Choosing the most effective block rodenticide can be crucial to eradicate rats and mice. Finding the most effective one for your needs can be difficult, so let’s unpack what block rodenticides involve:
Most domestic rats and mice block baits use some form of anticoagulant poison. These poisons inhibit the enzyme Vitamin K affecting the rodents’ blood, reducing the animal’s ability to clot, and rodents that digest the poison bleed internally and die.
What are anticoagulant rodenticides?
First-generation bait blocks have anticoagulants in them like warfarin, coumafuryl, or coumachlor require multiple feedings to bring about a result. The “second-generation” bait blocks use anticoagulants (brodifacoum, bromadiolone, difethiolone) that are highly toxic after a single feeding. Rodents that digest second-generation bait blocks usually die within 4-6 days.
Anticoagulants found in ‘second generation’ bait blocks are very effective in eradicating rats and mice due to the delay in poisoning after eating. Rodents, especially rats are very suspicious of new food sources. They often will test food and eat small amounts initially to see if they are poisonous. If they see other rodents eat this source of food and die immediately, they will avoid these foods and they will also communicate this back to their colony and the pack will avoid the food altogether. They will, however, voraciously consume food or baits they think are ‘safe’. This is where anticoagulant baits come into their own in regards to efficacy. Due to the way anticoagulants work, a rat can consume a little of the bait and it won’t kill them immediately, so even after the initial ‘taste test’ they will still die a number of days later. This prevents the rodents from connecting the food source to the poison making anticoagulant block rodenticides extremely effective.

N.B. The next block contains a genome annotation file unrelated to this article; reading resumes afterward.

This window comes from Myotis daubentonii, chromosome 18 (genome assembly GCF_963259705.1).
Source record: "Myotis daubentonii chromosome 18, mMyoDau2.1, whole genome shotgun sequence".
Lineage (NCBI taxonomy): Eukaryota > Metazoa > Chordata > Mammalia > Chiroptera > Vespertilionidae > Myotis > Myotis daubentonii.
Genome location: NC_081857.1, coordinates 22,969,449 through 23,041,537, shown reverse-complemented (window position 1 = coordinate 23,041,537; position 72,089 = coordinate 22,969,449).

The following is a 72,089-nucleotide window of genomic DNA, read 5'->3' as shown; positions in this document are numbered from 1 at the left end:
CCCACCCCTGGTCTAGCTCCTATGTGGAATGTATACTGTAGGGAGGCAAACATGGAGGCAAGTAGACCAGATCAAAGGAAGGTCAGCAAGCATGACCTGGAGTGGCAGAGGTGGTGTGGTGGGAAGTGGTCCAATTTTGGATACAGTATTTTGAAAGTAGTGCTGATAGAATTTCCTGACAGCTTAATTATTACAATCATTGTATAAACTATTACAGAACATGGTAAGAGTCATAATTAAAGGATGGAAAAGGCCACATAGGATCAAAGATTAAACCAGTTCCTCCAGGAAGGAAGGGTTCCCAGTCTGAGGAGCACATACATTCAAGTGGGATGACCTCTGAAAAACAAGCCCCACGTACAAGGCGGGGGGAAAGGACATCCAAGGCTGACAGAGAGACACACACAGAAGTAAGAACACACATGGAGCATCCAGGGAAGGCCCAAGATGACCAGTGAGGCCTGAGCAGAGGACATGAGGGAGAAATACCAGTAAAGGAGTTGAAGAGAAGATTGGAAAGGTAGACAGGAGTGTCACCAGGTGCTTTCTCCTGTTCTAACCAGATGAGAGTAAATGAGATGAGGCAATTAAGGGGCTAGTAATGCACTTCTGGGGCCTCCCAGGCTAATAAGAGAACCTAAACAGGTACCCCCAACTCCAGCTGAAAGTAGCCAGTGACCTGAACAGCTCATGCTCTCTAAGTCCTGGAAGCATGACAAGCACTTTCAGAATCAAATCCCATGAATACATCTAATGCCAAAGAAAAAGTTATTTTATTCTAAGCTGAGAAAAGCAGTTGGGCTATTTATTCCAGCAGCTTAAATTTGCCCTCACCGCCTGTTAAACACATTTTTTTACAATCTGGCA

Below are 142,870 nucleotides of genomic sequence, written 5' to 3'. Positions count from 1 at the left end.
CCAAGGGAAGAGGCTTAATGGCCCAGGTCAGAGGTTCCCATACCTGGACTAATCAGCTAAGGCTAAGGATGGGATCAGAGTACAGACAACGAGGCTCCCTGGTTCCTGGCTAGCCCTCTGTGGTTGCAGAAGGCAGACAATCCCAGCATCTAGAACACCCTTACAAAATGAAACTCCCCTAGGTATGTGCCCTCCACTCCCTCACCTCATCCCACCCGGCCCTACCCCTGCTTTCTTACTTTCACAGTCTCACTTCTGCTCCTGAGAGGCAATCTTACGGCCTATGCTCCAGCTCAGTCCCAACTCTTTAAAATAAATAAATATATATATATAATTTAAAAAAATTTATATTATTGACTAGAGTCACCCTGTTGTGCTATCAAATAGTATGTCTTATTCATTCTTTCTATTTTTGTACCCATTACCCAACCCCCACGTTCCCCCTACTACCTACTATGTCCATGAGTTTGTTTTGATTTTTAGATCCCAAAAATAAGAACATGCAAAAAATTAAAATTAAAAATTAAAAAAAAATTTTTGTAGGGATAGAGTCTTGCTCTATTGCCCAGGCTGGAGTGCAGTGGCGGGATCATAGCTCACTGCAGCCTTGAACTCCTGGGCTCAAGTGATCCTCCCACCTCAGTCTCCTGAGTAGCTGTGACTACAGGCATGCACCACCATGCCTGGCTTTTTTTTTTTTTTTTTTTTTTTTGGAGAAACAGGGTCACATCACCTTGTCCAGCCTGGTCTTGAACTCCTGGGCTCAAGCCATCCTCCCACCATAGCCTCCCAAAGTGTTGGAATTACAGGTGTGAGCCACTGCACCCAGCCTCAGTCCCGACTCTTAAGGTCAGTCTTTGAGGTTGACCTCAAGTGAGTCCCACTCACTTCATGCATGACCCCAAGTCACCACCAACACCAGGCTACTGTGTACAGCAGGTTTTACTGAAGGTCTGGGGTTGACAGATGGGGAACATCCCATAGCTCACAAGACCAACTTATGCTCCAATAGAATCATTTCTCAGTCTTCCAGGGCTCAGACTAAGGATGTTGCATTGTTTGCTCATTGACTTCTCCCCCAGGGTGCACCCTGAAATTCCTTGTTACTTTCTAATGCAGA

Are anticoagulant block rodenticides safe?
Is secondary poisoning possible either via ingestion of the livers of dead rodents or via secondary ingestion of rodent block baits? Well, theoretically it is possible, but realistically, it is highly unlikely. Let’s examine why.